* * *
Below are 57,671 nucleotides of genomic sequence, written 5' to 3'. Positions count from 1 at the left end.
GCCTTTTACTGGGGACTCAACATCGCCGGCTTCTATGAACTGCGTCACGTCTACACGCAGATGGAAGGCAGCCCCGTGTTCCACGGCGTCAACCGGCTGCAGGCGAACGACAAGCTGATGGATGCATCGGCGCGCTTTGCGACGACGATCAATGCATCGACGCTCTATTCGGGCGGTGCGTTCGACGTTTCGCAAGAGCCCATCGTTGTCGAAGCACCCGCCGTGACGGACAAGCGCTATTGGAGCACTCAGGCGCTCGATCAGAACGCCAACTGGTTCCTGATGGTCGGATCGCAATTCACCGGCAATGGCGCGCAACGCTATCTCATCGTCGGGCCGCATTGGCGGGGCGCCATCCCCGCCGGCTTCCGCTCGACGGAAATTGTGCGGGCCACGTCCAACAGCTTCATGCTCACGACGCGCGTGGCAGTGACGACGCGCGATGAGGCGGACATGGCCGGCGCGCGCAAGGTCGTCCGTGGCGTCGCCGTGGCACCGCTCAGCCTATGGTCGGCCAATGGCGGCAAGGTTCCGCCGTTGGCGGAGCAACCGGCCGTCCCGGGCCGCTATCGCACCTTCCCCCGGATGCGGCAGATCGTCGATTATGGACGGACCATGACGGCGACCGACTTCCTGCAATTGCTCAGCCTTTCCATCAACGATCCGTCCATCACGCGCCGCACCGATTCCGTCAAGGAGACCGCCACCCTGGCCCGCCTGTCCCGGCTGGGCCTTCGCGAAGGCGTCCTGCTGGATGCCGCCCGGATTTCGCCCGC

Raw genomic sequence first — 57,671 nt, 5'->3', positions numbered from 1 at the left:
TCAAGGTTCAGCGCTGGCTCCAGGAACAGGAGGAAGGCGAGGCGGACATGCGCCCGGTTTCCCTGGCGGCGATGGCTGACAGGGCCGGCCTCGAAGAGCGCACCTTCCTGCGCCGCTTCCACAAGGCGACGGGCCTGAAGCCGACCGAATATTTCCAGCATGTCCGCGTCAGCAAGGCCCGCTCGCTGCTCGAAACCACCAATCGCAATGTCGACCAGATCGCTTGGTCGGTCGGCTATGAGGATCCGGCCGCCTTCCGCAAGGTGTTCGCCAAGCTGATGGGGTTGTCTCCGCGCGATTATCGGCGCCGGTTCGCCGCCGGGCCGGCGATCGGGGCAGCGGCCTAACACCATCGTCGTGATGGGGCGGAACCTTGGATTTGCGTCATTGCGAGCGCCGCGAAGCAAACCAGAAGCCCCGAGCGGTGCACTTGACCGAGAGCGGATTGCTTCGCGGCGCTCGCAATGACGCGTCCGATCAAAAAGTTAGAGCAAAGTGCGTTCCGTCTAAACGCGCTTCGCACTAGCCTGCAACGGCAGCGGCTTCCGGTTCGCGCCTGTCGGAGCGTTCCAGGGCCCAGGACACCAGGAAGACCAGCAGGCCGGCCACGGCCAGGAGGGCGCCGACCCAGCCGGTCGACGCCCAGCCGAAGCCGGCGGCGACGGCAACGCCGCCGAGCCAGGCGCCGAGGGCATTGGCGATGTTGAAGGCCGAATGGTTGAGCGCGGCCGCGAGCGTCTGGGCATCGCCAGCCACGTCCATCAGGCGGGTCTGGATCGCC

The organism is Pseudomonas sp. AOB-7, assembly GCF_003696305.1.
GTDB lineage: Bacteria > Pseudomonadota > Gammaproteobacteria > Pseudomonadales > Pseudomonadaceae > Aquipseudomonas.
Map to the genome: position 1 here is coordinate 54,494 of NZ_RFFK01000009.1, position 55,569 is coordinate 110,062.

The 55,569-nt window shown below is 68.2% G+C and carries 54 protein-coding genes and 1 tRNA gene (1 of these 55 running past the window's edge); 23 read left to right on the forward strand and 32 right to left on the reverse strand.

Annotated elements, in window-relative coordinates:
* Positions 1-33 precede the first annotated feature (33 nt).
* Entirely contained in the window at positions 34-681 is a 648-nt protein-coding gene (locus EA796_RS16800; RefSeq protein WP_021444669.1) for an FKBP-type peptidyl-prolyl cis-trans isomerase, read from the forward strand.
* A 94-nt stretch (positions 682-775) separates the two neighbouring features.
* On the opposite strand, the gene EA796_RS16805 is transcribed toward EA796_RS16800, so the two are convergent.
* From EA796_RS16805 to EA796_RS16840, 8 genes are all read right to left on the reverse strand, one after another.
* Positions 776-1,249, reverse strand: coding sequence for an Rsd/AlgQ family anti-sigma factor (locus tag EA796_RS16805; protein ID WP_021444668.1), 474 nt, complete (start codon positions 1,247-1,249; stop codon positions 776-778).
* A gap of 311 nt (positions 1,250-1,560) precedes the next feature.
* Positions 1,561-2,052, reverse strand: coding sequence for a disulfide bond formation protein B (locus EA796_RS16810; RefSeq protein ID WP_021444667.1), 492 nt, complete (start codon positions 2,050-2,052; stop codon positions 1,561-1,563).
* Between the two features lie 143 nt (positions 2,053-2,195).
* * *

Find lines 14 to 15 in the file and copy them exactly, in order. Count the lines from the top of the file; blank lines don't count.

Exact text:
* From EA796_RS16805 to EA796_RS16840, 8 genes are all read right to left on the reverse strand, one after another.
* Positions 776-1,249, reverse strand: coding sequence for an Rsd/AlgQ family anti-sigma factor (locus tag EA796_RS16805; protein ID WP_021444668.1), 474 nt, complete (start codon positions 1,247-1,249; stop codon positions 776-778).